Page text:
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Topics: Attitudes & Beliefs Health Risk Perceptions Vulnerability & Resilience
November 18 2014

Americans Support CO2 Limits on Existing Coal-Fired Power Plants

Americans Support CO2 Limits on Existing Coal-Fired Power Plants

Despite the debate in Congress over proposed EPA regulations, a solid majority of Americans (67%) support setting strict carbon dioxide emission limits on existing coal-fired power plants to reduce global warming and improve public health, according to our October 2014 survey.

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Topics: Attitudes & Beliefs Policy Support Risk Perceptions
November 14 2014

Anthony Leiserowitz on the Public Perception of Climate Change at MIT Conference

YPCCC Director Anthony Leiserowitz provided a keynote address about the public's understanding of climate change at the MIT Climate CoLab conference 2014, Crowds & Climate: From Ideas to Action, held November 6-7, 2014.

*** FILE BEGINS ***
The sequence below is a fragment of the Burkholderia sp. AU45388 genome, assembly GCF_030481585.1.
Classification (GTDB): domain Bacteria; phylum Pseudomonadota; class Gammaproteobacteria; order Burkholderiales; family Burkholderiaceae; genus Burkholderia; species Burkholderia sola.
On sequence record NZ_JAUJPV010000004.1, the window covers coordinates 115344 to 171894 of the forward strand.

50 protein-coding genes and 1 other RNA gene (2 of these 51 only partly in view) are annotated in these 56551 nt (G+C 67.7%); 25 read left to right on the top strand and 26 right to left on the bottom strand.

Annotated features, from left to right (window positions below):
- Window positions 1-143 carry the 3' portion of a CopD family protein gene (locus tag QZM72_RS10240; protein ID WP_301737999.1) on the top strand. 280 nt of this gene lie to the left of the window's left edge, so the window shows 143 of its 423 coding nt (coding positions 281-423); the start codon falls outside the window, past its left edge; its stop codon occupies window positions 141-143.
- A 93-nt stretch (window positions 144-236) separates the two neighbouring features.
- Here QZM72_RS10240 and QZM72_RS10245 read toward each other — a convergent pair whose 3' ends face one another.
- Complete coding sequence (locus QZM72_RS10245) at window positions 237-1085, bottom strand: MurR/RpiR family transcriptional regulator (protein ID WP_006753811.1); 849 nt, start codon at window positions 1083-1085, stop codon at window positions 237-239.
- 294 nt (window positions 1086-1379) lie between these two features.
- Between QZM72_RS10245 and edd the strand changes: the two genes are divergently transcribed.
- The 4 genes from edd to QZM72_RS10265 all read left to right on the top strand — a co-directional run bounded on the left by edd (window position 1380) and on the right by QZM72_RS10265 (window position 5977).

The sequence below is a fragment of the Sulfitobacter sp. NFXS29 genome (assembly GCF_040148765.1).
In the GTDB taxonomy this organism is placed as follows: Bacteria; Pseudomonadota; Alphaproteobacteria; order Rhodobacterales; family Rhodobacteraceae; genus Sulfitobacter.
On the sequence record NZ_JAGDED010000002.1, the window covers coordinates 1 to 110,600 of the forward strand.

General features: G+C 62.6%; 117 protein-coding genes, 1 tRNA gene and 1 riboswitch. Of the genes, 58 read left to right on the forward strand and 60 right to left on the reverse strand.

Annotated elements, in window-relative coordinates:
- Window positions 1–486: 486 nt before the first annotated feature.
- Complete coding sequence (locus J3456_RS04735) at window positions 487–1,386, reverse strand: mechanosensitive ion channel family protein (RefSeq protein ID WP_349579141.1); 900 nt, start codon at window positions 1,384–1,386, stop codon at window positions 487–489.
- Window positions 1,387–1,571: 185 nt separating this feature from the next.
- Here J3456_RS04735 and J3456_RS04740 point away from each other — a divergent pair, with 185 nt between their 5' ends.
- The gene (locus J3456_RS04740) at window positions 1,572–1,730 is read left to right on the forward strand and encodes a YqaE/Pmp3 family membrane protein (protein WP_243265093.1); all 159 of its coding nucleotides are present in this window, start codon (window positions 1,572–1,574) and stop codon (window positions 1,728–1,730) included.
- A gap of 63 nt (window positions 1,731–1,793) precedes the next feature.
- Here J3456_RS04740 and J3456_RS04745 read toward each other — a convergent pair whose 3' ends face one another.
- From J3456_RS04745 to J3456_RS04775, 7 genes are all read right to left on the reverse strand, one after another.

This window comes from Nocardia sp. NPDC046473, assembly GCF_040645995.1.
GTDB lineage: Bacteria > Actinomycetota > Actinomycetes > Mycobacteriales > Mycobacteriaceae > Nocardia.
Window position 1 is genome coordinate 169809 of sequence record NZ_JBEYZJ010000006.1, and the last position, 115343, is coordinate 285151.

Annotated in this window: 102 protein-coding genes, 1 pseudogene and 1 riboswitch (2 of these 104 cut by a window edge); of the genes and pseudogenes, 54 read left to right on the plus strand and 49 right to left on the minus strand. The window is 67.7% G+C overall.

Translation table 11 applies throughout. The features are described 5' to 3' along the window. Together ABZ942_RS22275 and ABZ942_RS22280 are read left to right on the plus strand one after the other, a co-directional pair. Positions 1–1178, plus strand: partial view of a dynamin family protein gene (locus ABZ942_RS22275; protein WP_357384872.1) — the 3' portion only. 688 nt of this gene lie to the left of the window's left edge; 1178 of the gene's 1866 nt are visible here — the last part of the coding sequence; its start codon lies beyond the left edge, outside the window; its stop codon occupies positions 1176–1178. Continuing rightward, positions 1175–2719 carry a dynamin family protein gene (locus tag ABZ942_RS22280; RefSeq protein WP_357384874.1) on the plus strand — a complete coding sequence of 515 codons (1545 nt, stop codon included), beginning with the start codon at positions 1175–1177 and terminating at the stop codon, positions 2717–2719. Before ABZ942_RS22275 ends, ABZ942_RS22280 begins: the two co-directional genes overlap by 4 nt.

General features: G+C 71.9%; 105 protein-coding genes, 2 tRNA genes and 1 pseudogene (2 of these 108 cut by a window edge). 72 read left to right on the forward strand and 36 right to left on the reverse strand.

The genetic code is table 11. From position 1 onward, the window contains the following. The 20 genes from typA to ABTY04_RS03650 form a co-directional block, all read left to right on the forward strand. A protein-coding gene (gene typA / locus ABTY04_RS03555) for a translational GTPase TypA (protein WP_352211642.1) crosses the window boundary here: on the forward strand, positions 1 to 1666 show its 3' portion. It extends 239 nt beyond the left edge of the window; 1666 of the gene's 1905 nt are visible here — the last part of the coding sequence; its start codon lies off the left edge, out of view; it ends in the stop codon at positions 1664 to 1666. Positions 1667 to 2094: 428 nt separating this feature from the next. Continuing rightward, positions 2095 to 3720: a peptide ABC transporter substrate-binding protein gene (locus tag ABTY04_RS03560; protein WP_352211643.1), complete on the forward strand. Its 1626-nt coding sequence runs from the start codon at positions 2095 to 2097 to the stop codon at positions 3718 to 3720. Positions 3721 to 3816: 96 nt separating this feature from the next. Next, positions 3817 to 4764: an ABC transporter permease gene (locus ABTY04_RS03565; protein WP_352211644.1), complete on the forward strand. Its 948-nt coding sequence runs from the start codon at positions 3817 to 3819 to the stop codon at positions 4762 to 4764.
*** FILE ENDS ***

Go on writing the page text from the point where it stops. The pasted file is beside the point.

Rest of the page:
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Topics: Attitudes & Beliefs International Surveys Policy Support Risk Perceptions Six Americas
June 26 2014

Politics & Global Warming, Spring 2014

Politics & Global Warming, Spring 2014

A special report on the politics of global warming. Based on a nationally representative survey conducted in spring 2014, we analyze how Democrats, Republicans and Independents think about global warming, what policies they support or oppose, and the different types of political activism they are willing to engage in.

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Topics: Attitudes & Beliefs Citizen Behavior Policy Support Politics / Elections Risk Perceptions
June 09 2014

Global Warming’s Human Health Impacts Poorly Understood by Americans

Global Warming’s Human Health Impacts Poorly Understood by Americans